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Chapter Eleven - From Individualism to Individual Differences

Published online by Cambridge University Press:  10 March 2023

Bennett Zon
Affiliation:
Durham University
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Summary

The growth of individualism found in anthropological literature is a microcosm of a larger intellectual tendency situating the individual within broader scientific methodologies. As Pitt Rivers’s previously cited criticisms of Rowbotham imply (see chapter 10), in anthropology individualism was increasingly subsumed into a Darwinian discourse. The same process occurs in psychology, and in the case of music it is typified by the emergence of the idea of a musical faculty. In the musical faculty, individualism and evolutionism coalesce into theories of the origin of music—of especial concern for Myers, in his efforts to define the beginnings of non-Western music. Indeed, in Myers’s terms the musical faculty is an essential evolutionary feature of human musicality, and without it music of any kind could not be fully understood.

Individualism, Evolution, and the Emergence of a Musical Faculty

The idea of a musical faculty is common in British literature on music from the period of the 1880s, and is typified in the work of the psychologist and writer on music Edmund Gurney (1847–88). Although Myers eventually rejected Gurney as anachronistic, he would have read his work with considerable and vigorous interest. Gurney’s magisterial book, The Power of Sound (1880), must have been an engrossing read, and although it may well have been a book Myers loved to hate, there are some similarities that are worth noting. Both Gurney and Myers situate their arguments against the Spencerian notion of evolution, albeitperhaps for rather different reasons. For Myers the Spencerian argument of song emerging from speech cannot be valid. As we shall see later in greater detail, Myers takes a view of the origins of music not unlike his view on accrescence recapitulated in his article “Principles of Development” in A Psychologist’s Point of View (1933). In “The Ethnological Study of Music” (1907), for example, he writes initially with an idea that sounds promisingly Spencerian: “We may regard musical and verbal language as derived from a common source, namely from the tendency to give vent to feelings by vocal expression.” He soon retracts this, however, by indicating that other theories have to be considered: “There are, however other theories as to the origin of music which lay stress on more special factors. One of the objects of the ethnological study of music should be the determination of the importance of these factors.”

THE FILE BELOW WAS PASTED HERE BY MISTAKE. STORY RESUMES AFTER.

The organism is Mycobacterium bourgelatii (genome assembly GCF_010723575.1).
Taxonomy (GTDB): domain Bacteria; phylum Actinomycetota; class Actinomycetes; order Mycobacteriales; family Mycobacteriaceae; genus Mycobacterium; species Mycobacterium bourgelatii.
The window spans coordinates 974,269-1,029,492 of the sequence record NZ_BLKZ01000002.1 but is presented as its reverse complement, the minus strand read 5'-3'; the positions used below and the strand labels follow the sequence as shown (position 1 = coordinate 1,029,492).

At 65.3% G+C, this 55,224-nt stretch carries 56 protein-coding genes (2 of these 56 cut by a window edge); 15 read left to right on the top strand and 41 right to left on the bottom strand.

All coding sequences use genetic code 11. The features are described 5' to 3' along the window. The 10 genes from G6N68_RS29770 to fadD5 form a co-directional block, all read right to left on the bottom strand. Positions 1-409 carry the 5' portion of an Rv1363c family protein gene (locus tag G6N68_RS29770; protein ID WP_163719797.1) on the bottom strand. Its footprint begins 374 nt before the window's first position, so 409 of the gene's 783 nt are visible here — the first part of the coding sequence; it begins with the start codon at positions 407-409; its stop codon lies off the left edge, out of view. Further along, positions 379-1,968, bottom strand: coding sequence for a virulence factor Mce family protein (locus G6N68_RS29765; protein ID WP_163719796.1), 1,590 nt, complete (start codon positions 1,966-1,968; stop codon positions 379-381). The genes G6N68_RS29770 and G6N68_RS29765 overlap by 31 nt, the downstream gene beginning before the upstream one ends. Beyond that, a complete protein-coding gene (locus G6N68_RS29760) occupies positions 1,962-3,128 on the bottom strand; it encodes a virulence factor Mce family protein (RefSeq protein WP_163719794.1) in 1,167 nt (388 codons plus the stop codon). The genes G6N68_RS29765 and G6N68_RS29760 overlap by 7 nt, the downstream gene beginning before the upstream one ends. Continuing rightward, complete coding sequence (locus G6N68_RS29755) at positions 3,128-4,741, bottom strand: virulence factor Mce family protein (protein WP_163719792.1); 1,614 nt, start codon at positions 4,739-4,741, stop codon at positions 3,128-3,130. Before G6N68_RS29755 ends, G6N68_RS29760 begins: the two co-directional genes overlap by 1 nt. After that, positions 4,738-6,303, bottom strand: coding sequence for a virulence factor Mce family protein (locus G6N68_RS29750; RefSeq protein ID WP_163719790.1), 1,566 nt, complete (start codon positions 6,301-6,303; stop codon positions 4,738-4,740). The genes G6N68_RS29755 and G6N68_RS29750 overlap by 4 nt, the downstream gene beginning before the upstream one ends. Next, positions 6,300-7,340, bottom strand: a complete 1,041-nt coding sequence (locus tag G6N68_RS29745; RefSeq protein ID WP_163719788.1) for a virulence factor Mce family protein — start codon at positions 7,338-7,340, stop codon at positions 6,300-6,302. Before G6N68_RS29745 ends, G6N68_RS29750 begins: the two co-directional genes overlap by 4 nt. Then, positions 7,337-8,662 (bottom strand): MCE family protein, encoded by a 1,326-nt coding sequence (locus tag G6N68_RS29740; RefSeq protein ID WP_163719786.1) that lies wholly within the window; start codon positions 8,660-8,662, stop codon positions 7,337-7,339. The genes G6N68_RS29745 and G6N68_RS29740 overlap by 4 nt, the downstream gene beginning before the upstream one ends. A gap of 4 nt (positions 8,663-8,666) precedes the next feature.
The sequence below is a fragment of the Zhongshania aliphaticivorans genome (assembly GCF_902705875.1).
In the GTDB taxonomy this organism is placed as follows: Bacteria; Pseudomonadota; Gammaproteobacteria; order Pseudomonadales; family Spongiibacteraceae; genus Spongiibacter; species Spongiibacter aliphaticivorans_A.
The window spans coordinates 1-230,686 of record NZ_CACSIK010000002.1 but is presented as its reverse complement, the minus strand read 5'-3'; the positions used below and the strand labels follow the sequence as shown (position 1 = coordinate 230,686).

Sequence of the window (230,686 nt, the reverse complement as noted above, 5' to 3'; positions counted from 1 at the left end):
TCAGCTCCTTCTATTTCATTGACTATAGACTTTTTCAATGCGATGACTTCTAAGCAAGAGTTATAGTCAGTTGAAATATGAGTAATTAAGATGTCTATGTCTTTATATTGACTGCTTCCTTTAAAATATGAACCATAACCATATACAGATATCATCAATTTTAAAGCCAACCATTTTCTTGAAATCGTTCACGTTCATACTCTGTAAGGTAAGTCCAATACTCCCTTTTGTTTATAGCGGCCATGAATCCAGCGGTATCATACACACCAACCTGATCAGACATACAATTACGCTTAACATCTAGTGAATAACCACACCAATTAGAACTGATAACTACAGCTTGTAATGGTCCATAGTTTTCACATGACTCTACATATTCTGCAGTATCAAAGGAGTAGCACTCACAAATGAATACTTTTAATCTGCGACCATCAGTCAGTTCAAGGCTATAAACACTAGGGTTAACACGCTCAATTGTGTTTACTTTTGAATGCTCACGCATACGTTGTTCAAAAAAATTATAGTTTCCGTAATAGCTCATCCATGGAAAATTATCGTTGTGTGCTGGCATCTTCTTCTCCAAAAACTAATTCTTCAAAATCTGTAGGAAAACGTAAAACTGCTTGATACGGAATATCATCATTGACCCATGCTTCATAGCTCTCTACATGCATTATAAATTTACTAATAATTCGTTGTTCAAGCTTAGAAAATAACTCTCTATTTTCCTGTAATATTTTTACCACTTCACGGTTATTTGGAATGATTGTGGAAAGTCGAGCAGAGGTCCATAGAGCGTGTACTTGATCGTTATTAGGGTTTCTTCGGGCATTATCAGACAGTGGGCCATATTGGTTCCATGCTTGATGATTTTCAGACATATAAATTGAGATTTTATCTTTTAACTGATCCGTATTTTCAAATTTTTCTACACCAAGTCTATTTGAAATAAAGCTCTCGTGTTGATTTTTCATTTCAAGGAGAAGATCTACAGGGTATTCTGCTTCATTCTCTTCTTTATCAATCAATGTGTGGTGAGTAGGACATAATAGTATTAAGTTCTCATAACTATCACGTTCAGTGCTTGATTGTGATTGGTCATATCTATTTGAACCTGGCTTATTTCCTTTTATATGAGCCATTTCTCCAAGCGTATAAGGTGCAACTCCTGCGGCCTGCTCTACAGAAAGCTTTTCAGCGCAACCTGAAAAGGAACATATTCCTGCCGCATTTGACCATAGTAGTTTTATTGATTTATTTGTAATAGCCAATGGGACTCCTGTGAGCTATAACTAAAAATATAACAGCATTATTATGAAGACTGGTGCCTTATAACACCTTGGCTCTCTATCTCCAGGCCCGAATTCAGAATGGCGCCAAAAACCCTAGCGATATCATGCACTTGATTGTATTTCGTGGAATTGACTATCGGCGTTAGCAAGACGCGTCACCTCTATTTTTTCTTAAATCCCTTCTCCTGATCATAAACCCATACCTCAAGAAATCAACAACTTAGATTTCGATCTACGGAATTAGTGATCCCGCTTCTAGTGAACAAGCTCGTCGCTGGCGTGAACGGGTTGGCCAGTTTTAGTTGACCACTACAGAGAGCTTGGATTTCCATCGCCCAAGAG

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Publisher: Boydell & Brewer
First published in: 2023

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